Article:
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Not a song, really, but an excerpt from a soundtrack, though just like a song, compact, with a clear beginning and end, only two minutes and ten seconds of the most beautiful, sorrowful, yet not quite despondent music.

Thomas Newman has been my favourite of the modern crop of film composers ever since I first heard his score for the lovely 1990s remake of Little Women. He combines popular, folk, and traditional themes and instrumentation with classical elements in a way that I’ve always found haunting and intriguing, and his uncanny ear for structure, melody, and inherently melancholy keys has lent moments of wonder, joy, sadness, and deep, philosophical contemplation to many of my favourite films. He’s done a fair bit of work for Pixar, adding heft to some of the most emotional scenes ever rendered in animation, such as the moment at the start of Finding Nemo, when the papa clown fish Marlin finds just a solitary egg left after a predator has taken his mate and a whole nursery of little clown fish to be, and the beautiful scene in Wall-E, as the robots perform a sort of euphoric minuet out in space, scored to a segment titled Define Dancing. I blogged about that one, a couple of years ago:

https://theneedlefish.com/2017/05/25/great-movie-scenes-wall-e/

The Farm comes from the terrific and strangely overlooked drama Road to Perdition, a moody period piece set in the 1930s starring Tom Hanks, Jude Law, and Paul Newman, which on the surface is about life as a foot soldier in Al Capone’s mob, but’s really a story about fatherhood, tragic loss, moral ambiguity, painful choices, and the terrible, inevitable momentum of events that can push everybody knowingly and yet unwillingly towards the only possible outcome. It’s the score for a montage in which a worried son waits to see whether his dad is going to survive and recover after being shot, as he’s nursed back to health by a kindly old couple who happen to live on the first rural property the child could find, after he drove his dad away from a shoot-out, desperately looking for help. The father does recover, but the music is written from that sad, frightened place that precedes the good news, when the boy isn’t sure whether he’s soon to be orphaned, and all he can do is wait.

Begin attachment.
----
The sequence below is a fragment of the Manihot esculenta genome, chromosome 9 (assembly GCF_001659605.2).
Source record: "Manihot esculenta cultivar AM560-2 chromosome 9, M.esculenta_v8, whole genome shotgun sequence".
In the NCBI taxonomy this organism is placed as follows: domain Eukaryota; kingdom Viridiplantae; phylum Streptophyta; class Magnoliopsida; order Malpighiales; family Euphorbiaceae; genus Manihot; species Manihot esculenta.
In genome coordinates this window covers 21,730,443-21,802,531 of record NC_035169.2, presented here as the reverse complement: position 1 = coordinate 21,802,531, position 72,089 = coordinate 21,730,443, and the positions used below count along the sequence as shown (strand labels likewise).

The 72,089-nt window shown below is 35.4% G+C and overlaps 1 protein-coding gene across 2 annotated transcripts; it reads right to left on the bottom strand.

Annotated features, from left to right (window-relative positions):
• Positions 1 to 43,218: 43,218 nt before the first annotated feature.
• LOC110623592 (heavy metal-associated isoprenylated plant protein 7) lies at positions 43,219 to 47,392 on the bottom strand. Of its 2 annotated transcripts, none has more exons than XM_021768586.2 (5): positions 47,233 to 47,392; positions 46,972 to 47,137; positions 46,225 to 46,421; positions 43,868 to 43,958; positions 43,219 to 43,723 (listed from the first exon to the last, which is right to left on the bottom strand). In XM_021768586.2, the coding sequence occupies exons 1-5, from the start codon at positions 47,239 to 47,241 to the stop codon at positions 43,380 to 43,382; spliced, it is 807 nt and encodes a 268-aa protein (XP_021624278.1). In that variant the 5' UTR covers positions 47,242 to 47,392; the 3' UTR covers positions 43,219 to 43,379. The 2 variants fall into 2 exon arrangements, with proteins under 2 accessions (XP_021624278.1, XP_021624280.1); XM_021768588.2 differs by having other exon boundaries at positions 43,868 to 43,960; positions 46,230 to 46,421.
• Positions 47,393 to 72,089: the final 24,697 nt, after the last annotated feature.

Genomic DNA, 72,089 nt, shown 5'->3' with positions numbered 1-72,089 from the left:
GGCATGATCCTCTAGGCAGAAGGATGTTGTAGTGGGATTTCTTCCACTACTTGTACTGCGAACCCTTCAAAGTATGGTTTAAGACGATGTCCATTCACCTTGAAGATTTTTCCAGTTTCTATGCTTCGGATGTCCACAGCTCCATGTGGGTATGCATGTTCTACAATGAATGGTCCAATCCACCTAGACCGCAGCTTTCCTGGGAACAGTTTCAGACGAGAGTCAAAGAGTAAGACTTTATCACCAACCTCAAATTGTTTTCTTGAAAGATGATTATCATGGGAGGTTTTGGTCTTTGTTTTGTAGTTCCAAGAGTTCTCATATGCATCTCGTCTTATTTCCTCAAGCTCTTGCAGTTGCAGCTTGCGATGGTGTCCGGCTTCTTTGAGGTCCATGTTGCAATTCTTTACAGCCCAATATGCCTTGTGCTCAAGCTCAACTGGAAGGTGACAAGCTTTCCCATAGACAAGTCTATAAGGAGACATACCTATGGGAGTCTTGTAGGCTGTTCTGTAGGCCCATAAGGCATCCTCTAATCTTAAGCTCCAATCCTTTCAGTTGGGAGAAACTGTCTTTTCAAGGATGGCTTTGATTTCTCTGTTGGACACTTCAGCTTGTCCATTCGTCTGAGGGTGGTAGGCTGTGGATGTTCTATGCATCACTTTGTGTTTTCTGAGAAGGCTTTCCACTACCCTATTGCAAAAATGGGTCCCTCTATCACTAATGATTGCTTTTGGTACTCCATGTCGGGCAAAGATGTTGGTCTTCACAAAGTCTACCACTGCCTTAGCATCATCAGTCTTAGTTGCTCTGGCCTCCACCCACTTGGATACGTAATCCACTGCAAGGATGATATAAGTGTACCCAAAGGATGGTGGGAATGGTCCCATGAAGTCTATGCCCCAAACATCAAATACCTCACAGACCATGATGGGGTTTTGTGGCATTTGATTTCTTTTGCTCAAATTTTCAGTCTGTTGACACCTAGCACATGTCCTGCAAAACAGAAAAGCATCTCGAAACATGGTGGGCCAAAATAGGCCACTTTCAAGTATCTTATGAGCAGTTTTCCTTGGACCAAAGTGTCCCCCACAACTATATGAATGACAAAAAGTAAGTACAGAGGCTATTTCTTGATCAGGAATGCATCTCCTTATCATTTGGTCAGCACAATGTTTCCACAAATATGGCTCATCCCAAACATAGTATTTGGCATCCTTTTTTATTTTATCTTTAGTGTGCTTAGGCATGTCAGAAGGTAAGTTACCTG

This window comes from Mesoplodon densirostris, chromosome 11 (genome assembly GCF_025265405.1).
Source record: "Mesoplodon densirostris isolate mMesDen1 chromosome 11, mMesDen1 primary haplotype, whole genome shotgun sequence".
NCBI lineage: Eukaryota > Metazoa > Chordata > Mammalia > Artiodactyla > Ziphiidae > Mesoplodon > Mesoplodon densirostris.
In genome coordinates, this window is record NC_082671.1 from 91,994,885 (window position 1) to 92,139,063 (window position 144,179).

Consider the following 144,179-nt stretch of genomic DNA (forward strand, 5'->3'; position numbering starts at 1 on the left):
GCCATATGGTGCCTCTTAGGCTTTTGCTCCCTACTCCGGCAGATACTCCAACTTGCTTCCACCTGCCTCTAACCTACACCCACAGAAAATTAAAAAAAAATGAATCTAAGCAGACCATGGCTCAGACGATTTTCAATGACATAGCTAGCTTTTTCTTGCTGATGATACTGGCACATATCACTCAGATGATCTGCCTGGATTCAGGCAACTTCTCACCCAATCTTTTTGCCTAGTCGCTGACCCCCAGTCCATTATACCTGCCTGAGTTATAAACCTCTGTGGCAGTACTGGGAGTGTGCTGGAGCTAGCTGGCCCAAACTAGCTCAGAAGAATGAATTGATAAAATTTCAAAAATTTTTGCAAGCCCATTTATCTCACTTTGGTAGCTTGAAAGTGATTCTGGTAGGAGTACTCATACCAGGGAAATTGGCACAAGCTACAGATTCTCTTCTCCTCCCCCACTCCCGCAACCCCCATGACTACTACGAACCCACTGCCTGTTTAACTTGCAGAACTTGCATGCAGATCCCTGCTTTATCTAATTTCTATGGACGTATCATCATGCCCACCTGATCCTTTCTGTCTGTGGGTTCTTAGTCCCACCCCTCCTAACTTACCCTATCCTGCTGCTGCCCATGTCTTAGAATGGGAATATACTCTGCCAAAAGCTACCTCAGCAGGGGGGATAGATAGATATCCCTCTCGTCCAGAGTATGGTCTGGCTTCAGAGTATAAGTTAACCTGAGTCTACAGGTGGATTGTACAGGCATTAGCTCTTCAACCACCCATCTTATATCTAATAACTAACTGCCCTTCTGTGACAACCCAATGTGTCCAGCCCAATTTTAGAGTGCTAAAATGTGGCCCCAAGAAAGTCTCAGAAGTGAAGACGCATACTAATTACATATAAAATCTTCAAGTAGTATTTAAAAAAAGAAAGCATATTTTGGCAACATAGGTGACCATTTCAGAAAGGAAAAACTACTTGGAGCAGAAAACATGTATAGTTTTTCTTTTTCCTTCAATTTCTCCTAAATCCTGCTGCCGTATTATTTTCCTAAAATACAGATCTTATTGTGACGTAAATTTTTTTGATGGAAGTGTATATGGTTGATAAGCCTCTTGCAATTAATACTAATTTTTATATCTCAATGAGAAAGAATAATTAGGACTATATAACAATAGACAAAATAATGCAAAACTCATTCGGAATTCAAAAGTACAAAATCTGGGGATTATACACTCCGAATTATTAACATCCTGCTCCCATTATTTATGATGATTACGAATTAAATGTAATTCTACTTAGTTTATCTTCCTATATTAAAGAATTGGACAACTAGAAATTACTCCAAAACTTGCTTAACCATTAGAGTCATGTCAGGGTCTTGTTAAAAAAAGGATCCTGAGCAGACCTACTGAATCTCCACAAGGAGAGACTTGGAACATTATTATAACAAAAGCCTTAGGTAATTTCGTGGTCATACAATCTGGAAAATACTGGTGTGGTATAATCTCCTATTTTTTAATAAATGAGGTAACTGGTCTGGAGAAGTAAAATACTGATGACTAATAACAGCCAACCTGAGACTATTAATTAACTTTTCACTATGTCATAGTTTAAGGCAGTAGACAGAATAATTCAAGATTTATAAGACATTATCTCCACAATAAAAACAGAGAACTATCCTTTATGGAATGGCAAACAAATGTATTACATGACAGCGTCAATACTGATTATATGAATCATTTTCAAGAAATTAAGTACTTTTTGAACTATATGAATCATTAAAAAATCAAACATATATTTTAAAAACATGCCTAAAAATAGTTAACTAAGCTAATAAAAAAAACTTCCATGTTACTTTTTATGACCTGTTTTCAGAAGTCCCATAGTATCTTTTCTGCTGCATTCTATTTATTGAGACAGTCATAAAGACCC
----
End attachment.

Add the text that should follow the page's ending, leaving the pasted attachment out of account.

It’s almost funereal, but not quite. There’s hope there too. The outcome isn’t certain. Things are grim, but might still turn out all right, and it’s that delicate combination of fear and hope that makes this little piece so special.

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